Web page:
HDI Overview

HDI Overview

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According to the Human Development Report 2016: Human Development for Everyone prepared by UNDP (please link1, link2 and link3 to access):

• In 2015, India's Human Development Index (HDI) ranking was 131st (HDI value 0.624) among 188 countries, while China's ranking was 90th (HDI value 0.738), Bhutan's 132nd (HDI value 0.607), Bangladesh's 139th (HDI value 0.579) and Pakistan's 147th (HDI value 0.550).

• India's HDI ranking has stayed at 131st between 2014 and 2015, whereas China's ranking has improved from 91st in 2014 to 90th in 2015.

• Between 1990 and 2015, the average annual HDI growth for India was 1.52 percent, China was 1.57 percent, Bangladesh was 1.64 percent, Pakistan was 1.24 percent and Sri Lanka was 0.82 percent.

• Between 1990 and 2015, India’s HDI value increased from 0.428 to 0.624 -- an increase by 45.7 percent. Between 1990 and 2015, India’s life expectancy at birth increased by 10.4 years, mean years of schooling increased by 3.3 years and expected years of schooling increased by 4.1 years. India’s GNI per capita increased by about 223.4 percent between 1990 and 2015.

• India’s 2015 HDI of 0.624 is below the average of 0.631 for countries in the medium human development group and above the average of 0.621 for countries in South Asia.

• India’s HDI for 2015 was 0.624. However, when the value is discounted for inequality, the HDI falls to 0.454, a loss of 27.2 percent due to inequality in the distribution of the HDI dimension indices. Bangladesh and Pakistan show losses due to inequality of 28.9 percent and 30.9 percent, respectively. The average loss due to inequality for medium HDI countries is 25.7 percent and for South Asia it is 27.7 percent. The Human inequality coefficient for India is equal to 26.5 percent.

• During 2015, life expectancy at birth in India was 68.3 years, expected years of schooling was 11.7 years, mean years of schooling was 6.3 years and Gross National Income (GNI) per capita (in terms of 2011 PPP $) was 5,663.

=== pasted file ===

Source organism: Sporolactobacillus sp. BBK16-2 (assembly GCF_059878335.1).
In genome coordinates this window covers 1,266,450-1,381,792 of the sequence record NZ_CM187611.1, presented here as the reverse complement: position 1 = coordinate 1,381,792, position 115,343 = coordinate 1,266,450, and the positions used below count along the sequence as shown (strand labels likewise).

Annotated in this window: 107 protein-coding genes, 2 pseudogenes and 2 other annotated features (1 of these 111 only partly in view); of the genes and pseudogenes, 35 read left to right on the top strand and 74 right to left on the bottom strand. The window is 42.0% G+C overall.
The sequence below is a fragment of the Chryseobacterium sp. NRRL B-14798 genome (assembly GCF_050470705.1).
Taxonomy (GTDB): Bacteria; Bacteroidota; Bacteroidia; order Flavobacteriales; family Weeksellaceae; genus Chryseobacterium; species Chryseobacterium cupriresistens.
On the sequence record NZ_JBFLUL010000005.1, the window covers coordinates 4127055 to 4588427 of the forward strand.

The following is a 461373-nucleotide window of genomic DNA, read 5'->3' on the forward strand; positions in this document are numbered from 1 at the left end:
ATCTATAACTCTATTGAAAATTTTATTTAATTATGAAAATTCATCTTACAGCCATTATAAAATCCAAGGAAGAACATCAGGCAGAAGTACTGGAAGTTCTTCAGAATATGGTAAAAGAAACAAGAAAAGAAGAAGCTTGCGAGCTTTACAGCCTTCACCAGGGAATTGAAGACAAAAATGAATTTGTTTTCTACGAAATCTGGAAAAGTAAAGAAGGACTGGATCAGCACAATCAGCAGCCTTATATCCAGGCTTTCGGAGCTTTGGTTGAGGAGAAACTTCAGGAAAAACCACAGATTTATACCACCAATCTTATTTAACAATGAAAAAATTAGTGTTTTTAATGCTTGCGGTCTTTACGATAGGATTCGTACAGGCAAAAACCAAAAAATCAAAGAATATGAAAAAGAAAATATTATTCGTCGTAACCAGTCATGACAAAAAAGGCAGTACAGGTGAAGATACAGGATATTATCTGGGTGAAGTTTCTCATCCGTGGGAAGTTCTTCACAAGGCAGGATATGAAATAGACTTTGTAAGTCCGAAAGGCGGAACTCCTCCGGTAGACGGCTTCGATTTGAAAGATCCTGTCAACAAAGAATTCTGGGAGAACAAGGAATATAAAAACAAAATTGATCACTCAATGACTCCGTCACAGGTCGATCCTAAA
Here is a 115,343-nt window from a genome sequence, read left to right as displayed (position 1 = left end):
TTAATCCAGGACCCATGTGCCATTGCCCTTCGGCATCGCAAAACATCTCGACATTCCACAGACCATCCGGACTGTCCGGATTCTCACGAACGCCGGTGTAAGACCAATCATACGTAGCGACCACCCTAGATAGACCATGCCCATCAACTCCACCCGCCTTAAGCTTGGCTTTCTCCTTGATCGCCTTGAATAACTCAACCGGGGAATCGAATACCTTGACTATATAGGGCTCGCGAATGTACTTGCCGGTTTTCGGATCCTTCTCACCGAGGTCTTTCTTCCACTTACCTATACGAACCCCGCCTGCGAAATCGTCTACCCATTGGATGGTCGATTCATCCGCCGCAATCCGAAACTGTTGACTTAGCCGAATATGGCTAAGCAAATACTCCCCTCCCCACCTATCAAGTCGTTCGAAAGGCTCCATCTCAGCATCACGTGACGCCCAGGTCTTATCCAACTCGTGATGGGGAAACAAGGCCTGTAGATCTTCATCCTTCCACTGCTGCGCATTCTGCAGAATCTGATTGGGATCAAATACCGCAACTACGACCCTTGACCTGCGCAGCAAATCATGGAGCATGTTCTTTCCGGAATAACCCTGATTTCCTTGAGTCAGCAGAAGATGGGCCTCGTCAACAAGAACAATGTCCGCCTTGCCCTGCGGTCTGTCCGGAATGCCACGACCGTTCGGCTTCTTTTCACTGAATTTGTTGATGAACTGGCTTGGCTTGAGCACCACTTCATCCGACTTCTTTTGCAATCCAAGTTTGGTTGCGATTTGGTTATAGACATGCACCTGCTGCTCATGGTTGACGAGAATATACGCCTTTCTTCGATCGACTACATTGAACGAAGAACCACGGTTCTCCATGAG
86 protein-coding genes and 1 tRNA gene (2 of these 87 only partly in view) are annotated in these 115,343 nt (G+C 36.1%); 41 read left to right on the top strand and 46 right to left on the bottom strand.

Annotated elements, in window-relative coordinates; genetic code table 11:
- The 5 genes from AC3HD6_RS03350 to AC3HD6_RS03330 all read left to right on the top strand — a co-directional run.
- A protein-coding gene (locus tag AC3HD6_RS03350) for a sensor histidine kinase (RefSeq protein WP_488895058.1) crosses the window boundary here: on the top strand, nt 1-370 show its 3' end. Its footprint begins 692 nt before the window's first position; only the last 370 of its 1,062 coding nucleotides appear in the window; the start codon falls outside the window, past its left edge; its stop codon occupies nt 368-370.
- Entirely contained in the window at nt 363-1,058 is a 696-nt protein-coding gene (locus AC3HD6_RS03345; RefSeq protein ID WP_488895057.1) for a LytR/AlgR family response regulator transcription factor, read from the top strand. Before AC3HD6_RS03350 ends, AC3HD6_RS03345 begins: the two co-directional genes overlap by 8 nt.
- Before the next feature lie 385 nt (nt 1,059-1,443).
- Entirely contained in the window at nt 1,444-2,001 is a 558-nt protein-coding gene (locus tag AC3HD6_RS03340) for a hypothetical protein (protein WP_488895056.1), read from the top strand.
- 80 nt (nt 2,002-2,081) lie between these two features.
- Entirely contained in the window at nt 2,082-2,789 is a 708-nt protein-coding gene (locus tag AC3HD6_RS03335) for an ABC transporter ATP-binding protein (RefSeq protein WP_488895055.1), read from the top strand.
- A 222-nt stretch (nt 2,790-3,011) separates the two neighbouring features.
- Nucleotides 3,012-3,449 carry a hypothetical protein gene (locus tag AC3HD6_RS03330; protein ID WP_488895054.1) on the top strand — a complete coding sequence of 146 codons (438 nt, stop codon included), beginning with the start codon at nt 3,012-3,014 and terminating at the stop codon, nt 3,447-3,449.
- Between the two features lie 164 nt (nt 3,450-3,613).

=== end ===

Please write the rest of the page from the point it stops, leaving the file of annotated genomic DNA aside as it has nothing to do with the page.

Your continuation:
• Gini coefficient (official measure of income inequality, which varies between zero and 100, with zero reflecting complete equality and 100 indicating absolute inequality) in India is 35.1 while in China it is 42.2 and Bhutan is 38.8.

• The female HDI value for India was 0.549 in contrast with 0.671 for males.

• In 2015, the value of India's Gender Development Index was 0.819, which is lesser than that of China (GDI value 0.954), Nepal (GDI value 0.925), Bhutan (GDI value 0.900), Sri Lanka (GDI value 0.934) and Bangladesh (GDI value 0.927).

• During 2015, India ranked 125th (GII value 0.530) in terms of Gender Inequality Index while China ranked 37th (GII value 0.164) out of 159 countries. In comparison, Bangladesh and Pakistan were ranked at 119th and 130th respectively on this index.

• In 2015, maternal mortality ratio (MMR) in India was 174 while in China it was 27. MMR is the number of maternal deaths during a given time period per 1,00,000 live births during the same time period.

• Nearly 12.2 percent of seats were held by Indian women in Parliament in 2014 as compared to 23.6 percent in China. 

• In India 35.3 percent of adult women reached at least some secondary level of education compared to 61.4 percent of their male counterparts.

• Female participation in the labour market was 26.8 percent as compared to 79.1 for men.

• Old age pension recipients as a proportion of statutory pension age population during 2004-2013 was 24.1 percent in India, which was 74.4 percent in China.


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